Cheers!

  14. Dear James
    I am very glad to learn of your completion of this book. It has been a tedious journey but you have consistently been at it until completion. You have set a wonderful example for the rest of us especially some of us who have observed the dream born and now achieved. I will definitely get a copy although I am soon ending my PhD. God bless and please continue with the good work.

    • It hasn’t been tedious at all! Sometimes difficult, but I enjoy writing! Thanks for the kind words though 🙂

  15. Dear sir
    i hope that the book is very valuable for researchers and i didt know about this book and really what it will says but i read the comments for the viewers its really amazing.

  16. Thank you James. Just placed an order for your book.

    I have been and always will be a fond reader of your blogs and I’m sure the book will supplement my PhD journey which by the way will be concluding mid next year when I undertake the viva and hopefully successfully pass.

    Keep up the good work.

  17. Good for you James. This is a fabulous achievement. I’ve anticipated, previewed and preordered your book. I already know my ‘why’ – now I’m looking forward to gaining a better understanding of ‘what’ and ‘how’ 🙂

  18. I am looking forward to read the book .
    Prob you will come to Heriot Watt University and I will have a chat with you. I have finished Ph.D and I do not know what to do next .

  19. Yes, well done Hayton James, your academic and scientific contribution had come out in form of a book called PhD. I may like it, because I have just finished my M A Thesis in Rural Development, University of Juba, Republic of South Sudan. And because I intend to apply for my PhD in Rural Development, then your work will assist me a lot.
    When the right time comes, I will order a copy through our local bookshops in Juba.
    One of my major concern Hayton is, how does research differ between Social Sciences and Natural Sciences like one you did in Physics. Which is more soft and tough as well as in value contribution to the society especially for developing countries whom we are laboring to assist through our research work or contributions.

    Regards,
    [contact details removed]

    • Which is more tough? Which has a greater value? There is no easy answer to this, as each individual project has its own difficulties and merits to society.

      In the book, I’ve tried to make the advice applicable to all research disciplines (or at least as broadly applicable as possible)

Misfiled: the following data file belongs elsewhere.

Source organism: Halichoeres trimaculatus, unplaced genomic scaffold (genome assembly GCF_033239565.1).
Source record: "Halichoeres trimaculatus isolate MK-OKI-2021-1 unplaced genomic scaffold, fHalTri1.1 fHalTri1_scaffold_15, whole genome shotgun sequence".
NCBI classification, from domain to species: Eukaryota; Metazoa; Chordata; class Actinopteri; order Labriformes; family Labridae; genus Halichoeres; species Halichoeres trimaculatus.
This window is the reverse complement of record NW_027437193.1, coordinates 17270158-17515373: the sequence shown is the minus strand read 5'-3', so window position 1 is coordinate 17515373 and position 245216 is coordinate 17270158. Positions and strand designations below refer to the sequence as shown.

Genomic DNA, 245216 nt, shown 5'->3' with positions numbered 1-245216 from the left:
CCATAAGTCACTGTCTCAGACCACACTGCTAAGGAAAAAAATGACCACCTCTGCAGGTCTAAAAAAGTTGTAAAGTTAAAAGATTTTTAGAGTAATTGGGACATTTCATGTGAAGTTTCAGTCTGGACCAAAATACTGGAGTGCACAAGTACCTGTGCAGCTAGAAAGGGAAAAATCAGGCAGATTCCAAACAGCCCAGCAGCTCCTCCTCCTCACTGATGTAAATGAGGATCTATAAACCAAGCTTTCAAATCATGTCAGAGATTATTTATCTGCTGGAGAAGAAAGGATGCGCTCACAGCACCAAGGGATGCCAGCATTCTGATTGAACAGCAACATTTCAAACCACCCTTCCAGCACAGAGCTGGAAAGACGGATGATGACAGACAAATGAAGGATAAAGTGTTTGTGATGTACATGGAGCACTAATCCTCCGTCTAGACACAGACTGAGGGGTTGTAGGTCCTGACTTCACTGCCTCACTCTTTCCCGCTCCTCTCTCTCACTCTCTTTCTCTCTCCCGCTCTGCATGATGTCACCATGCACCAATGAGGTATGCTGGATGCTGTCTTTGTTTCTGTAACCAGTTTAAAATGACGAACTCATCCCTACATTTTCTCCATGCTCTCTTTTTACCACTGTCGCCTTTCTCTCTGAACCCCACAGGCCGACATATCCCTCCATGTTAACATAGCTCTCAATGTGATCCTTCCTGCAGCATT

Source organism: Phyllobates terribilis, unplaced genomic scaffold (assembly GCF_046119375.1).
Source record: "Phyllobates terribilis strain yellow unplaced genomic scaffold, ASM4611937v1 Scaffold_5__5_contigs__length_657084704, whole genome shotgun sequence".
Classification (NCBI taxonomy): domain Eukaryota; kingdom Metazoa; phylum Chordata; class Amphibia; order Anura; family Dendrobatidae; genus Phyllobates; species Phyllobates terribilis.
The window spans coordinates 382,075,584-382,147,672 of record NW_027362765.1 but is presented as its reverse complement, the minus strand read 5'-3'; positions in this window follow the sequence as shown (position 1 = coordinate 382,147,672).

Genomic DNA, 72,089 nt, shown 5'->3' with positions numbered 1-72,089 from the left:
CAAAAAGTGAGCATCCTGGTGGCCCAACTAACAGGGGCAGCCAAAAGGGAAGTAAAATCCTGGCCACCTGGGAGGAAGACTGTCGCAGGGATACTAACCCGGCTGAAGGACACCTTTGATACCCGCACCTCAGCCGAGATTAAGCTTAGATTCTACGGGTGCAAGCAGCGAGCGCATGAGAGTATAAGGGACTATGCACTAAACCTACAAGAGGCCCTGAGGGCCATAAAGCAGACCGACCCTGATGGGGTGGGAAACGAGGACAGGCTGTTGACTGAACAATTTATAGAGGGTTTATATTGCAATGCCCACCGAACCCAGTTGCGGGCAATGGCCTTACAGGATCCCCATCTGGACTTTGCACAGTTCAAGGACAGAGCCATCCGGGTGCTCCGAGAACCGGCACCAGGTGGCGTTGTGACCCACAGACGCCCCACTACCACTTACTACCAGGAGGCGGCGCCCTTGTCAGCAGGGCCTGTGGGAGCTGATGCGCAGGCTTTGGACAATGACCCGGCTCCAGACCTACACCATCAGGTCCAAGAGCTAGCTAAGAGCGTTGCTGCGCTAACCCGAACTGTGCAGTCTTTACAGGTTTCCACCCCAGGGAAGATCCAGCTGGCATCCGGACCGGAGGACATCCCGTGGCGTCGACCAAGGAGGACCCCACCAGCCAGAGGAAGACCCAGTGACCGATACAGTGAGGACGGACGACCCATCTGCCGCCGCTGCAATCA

20. Hi James,
    I would like to buy one. Now i am in Sydney, Australia. Whats the price in USD? Shipping included? Please advise.

    Thanks mate.

    • I don’t know what the shipping will be- It’ll depend where you buy it from! You should be able to get your local bookshop to order it for you and there won’t be any shipping fee. If you order from amazon it might be a bit more expensive.

      I am in the final stages of sorting out distribution and will make an announcement soon about how to get a copy

  21. Dear Mr. Hayton, is there any chance to write You an e-mail? For I have a few questions I wanted to ask You… Best Petra

    • For the print edition, £19.99. There will be a kindle edition published soon after the print one, price to be confirmed

    • The basic assumption I work from is that the aim of a PhD is to develop the skills of a professional academic researcher. I use the principles of skill development as a foundation, then use those principles to look at the various challenges involved in PhD research. I don’t know of any other book that does this.

      I’ve also avoided the use of stretched metaphors (a PhD is neither a journey nor a mountain to climb). I’ve also avoided the typical, cliched advice you see rehashed in other books; so you will not see phrases like “writing is thinking” or “done is better than perfect”. Even the cover attempts to avoid metaphor and cliche (no cups of coffee, stacks of paper, rolled up diplomas, mortarboards, and no roadsigns, mountains, compasses, etc), because I’ve tried to go beyond the obvious.

      Much of the advice directly contradicts some of the most commonly given tips in this area, but I’m not trying to be contrarian, I just approach things from a different set of assumptions and end up with different conclusions.

  22. I really want to read this book. I still in the middle of journey in doing my PhD. Hope can get some motivation from this book

      • It might not be your aim to motivate but surely it’s subjective, it depends on what the reader will get out of it and since everyone is different, some will be motivated, others inspired, some may even be put off the idea of doing a PhD entirely or as you put it, some will see it as a foundation to build their own ideas. You will find out in time of course.

        • You’re right; it is of course subjective. But I stand by my statement that my aim is not to motivate, nor to inspire. In fact, if someone tells me they are inspired by what I’ve written, I feel I have failed. I don’t want someone to think “he overcame difficulties, I can too”, but rather, “now I understand better what I’m trying to achieve”. If that then results in higher motivation, great, but the understanding has to come first.